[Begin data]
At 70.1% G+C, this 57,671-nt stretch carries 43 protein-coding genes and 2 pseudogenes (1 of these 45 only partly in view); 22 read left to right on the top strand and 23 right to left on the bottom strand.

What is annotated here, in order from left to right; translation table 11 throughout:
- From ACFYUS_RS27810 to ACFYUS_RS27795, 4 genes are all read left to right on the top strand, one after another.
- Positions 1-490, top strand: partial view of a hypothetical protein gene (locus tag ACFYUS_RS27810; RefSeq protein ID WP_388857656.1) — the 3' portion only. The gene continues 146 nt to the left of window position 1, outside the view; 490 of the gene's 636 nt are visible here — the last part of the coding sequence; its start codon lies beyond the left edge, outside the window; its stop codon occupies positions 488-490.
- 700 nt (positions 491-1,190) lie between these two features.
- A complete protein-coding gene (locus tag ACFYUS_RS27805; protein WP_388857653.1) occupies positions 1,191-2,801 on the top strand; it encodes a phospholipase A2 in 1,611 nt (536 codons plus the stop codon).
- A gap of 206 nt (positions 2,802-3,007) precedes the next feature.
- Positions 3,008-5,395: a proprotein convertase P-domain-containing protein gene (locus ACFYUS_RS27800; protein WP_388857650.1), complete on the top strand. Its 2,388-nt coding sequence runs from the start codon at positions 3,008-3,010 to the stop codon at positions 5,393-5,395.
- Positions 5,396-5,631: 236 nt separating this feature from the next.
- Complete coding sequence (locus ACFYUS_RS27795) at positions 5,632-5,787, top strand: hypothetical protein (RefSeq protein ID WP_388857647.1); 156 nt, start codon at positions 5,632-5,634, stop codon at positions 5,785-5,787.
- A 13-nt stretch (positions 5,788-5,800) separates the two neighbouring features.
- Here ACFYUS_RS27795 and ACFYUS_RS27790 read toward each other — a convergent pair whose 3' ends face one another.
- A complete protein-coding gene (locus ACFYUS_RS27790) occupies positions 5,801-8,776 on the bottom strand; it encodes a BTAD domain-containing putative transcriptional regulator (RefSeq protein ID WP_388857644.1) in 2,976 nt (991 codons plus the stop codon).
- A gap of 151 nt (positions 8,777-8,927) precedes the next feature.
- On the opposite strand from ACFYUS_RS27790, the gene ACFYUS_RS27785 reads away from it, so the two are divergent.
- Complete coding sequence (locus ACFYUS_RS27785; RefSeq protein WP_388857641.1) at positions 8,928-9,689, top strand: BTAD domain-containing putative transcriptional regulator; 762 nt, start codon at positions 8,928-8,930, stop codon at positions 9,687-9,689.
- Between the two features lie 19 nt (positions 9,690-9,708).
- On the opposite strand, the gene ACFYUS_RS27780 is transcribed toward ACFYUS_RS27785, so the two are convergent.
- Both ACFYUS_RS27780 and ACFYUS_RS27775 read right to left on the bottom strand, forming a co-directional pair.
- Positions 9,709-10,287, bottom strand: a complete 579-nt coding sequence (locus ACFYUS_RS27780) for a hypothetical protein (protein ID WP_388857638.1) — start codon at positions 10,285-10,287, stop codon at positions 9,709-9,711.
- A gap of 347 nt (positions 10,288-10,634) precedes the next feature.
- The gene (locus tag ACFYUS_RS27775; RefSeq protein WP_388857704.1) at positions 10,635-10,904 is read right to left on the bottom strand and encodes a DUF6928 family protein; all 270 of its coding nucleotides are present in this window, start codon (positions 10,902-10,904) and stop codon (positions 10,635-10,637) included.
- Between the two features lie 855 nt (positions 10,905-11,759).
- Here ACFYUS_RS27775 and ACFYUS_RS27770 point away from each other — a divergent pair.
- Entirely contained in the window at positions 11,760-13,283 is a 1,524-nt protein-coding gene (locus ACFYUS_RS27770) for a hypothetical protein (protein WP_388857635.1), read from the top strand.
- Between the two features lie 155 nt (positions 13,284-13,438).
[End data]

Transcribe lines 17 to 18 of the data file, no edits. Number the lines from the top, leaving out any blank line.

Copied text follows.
- Between the two features lie 19 nt (positions 9,690-9,708).
- On the opposite strand, the gene ACFYUS_RS27780 is transcribed toward ACFYUS_RS27785, so the two are convergent.